Zimbabwe gambling halls

Wednesday, 9. December 2009

[ English ]

The act of living in Zimbabwe is something of a gamble at the moment, so you could imagine that there might be little affinity for visiting Zimbabwe’s casinos. In reality, it appears to be operating the opposite way, with the atrocious economic circumstances creating a greater eagerness to play, to attempt to discover a fast win, a way from the crisis.

For many of the citizens surviving on the abysmal local earnings, there are 2 common forms of wagering, the national lotto and Zimbet. Just as with practically everywhere else on the globe, there is a national lottery where the chances of succeeding are unbelievably tiny, but then the jackpots are also very high. It’s been said by economists who understand the subject that the lion’s share don’t buy a card with an actual assumption of winning. Zimbet is centered on one of the domestic or the UK soccer divisions and involves predicting the outcomes of future matches.

Zimbabwe’s casinos, on the other foot, cater to the incredibly rich of the country and vacationers. Up till recently, there was a extremely big vacationing industry, built on safaris and trips to Victoria Falls. The market woes and connected conflict have cut into this market.

Amongst Zimbabwe’s casinos, there are two in the capital, Harare, the Carribea Bay Resort and Casino, which has 5 gaming tables and one armed bandits, and the Plumtree gambling hall, which has just the slots. The Zambesi Valley Hotel and Entertainment Center in Kariba also has only slots. Mutare has the Monclair Hotel and Casino and the Leopard Rock Hotel and Casino, the two of which have gaming tables, one armed bandits and video poker machines, and Victoria Falls houses the Elephant Hills Hotel and Casino and the Makasa Sun Hotel and Casino, the pair of which has gaming machines and table games.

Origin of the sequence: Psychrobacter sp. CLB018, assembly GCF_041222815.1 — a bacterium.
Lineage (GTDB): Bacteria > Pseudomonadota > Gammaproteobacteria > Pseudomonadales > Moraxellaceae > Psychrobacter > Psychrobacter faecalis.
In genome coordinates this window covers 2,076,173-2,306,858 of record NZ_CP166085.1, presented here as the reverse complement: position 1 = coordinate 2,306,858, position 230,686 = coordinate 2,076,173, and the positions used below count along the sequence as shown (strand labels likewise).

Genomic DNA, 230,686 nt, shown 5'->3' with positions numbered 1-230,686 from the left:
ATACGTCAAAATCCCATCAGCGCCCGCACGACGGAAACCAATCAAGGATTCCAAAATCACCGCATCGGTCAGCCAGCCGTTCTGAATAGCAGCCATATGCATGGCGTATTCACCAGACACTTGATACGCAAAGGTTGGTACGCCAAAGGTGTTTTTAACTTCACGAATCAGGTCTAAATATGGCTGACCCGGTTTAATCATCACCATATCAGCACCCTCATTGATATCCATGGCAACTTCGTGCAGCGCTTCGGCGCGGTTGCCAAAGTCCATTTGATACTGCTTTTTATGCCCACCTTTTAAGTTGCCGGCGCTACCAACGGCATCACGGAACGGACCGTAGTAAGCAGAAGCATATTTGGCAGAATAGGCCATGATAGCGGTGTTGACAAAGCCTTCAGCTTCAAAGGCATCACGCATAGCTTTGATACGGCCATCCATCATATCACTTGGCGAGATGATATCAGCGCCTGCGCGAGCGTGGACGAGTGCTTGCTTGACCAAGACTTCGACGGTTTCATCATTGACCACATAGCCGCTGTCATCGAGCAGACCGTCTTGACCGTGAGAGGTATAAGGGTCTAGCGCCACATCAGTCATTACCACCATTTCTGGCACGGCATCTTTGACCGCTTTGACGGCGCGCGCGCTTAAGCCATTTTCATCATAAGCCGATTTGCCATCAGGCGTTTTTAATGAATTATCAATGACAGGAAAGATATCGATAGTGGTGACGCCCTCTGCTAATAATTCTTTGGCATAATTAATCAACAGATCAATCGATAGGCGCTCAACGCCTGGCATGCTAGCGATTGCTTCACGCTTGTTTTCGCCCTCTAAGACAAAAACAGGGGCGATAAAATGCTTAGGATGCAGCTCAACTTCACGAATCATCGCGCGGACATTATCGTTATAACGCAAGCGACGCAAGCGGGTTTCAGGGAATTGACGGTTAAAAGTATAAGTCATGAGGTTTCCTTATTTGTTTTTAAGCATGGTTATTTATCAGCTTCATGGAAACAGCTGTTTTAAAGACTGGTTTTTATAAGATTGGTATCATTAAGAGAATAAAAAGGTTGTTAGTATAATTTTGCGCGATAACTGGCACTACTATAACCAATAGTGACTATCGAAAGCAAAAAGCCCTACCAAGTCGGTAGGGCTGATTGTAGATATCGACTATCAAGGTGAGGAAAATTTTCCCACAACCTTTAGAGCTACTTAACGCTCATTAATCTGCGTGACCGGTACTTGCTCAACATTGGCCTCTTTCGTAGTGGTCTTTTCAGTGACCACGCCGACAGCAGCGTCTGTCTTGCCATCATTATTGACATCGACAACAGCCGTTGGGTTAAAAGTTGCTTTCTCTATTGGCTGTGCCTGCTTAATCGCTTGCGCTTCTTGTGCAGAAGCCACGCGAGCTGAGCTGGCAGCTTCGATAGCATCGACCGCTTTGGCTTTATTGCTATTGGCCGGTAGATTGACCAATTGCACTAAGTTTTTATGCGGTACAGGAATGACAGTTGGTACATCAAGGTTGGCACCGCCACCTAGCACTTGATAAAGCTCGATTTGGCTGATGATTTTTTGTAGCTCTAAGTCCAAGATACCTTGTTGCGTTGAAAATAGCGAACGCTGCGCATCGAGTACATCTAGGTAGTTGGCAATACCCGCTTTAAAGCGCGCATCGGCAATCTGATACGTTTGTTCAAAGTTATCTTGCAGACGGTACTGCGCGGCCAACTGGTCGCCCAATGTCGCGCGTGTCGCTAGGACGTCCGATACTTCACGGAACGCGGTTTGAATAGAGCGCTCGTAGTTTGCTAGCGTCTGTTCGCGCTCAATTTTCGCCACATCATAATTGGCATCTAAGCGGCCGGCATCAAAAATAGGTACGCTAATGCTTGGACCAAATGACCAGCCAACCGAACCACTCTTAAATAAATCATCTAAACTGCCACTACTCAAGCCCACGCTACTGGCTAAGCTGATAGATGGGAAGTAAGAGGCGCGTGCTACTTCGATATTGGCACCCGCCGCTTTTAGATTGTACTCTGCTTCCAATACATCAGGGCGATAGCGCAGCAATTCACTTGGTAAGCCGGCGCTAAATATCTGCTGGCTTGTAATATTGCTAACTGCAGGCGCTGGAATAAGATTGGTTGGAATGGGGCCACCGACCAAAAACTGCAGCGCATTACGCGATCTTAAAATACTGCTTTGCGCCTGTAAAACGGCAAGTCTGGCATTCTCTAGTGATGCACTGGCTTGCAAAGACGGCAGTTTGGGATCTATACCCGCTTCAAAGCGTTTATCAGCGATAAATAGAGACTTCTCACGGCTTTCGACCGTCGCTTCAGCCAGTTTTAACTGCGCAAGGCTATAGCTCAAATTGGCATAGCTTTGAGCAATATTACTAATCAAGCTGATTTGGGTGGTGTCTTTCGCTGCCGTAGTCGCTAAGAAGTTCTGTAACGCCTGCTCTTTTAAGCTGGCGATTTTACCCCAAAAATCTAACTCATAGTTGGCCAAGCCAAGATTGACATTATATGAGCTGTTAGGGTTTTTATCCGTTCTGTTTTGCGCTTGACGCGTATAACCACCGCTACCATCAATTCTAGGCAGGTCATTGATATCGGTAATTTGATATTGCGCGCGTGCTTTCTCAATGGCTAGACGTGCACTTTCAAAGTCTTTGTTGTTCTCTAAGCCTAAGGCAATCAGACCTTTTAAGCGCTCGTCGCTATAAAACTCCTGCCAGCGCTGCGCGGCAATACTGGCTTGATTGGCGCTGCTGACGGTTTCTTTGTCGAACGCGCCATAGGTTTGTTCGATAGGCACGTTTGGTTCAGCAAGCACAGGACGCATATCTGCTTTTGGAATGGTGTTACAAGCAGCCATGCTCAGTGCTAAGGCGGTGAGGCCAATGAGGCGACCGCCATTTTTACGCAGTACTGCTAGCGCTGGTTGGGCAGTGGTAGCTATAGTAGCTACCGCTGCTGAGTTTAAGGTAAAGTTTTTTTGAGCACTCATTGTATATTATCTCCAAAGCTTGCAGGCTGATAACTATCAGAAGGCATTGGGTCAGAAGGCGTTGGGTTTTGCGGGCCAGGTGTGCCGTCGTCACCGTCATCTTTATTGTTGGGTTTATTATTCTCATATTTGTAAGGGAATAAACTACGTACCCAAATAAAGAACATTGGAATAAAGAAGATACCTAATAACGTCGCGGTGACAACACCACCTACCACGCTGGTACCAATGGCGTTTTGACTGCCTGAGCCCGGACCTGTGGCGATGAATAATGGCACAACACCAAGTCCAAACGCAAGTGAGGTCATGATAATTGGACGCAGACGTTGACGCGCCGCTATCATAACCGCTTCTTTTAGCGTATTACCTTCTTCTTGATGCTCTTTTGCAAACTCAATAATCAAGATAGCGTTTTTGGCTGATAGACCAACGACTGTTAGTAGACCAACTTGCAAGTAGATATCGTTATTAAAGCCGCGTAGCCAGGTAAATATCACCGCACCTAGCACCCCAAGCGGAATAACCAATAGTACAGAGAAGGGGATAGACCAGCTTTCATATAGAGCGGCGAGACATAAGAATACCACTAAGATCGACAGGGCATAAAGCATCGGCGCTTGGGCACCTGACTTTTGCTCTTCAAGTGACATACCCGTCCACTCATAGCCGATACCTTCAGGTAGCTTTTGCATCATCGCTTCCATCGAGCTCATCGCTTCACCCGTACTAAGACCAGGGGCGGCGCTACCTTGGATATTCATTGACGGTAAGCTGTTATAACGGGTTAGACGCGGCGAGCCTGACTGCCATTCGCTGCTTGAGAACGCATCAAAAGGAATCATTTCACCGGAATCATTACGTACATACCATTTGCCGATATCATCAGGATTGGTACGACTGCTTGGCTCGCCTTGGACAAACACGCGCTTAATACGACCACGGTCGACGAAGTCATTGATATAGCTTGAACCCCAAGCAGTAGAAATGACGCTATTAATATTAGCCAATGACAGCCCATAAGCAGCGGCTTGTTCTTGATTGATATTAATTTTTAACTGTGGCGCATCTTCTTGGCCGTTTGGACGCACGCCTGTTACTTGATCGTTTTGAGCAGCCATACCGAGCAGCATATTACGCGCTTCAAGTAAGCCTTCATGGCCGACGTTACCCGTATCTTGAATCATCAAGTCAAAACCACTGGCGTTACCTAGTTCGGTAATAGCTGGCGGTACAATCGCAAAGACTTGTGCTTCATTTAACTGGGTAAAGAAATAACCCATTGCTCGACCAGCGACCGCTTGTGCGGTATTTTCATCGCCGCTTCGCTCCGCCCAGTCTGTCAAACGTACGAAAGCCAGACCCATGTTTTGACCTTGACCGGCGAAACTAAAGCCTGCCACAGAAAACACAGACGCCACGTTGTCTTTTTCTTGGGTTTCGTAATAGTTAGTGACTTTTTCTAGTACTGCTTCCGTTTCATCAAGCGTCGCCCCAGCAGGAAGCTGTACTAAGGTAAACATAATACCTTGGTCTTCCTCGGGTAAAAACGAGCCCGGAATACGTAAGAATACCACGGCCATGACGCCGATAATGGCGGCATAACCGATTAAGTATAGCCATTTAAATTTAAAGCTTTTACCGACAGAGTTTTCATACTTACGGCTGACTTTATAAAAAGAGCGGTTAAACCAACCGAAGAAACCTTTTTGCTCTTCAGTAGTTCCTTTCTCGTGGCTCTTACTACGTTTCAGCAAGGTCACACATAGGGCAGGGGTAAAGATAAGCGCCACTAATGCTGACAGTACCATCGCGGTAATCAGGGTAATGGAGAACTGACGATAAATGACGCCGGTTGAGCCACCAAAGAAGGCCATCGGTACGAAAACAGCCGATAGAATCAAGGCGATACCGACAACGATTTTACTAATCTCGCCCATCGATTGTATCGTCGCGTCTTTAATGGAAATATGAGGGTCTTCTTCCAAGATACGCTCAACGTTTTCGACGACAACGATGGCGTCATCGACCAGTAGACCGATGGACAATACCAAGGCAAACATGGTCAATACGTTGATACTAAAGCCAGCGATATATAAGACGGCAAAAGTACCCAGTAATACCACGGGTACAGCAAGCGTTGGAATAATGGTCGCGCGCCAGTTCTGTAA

In addition to Zimbabwe’s gambling dens and the aforestated mentioned lottery and Zimbet (which is very like a pools system), there are also 2 horse racing tracks in the state: the Matabeleland Turf Club in Bulawayo (the second metropolis) and the Borrowdale Park in Harare.

Given that the market has contracted by beyond 40% in recent years and with the connected poverty and violence that has arisen, it isn’t understood how healthy the sightseeing industry which funds Zimbabwe’s gambling halls will do in the near future. How many of the casinos will be alive until things get better is merely not known.

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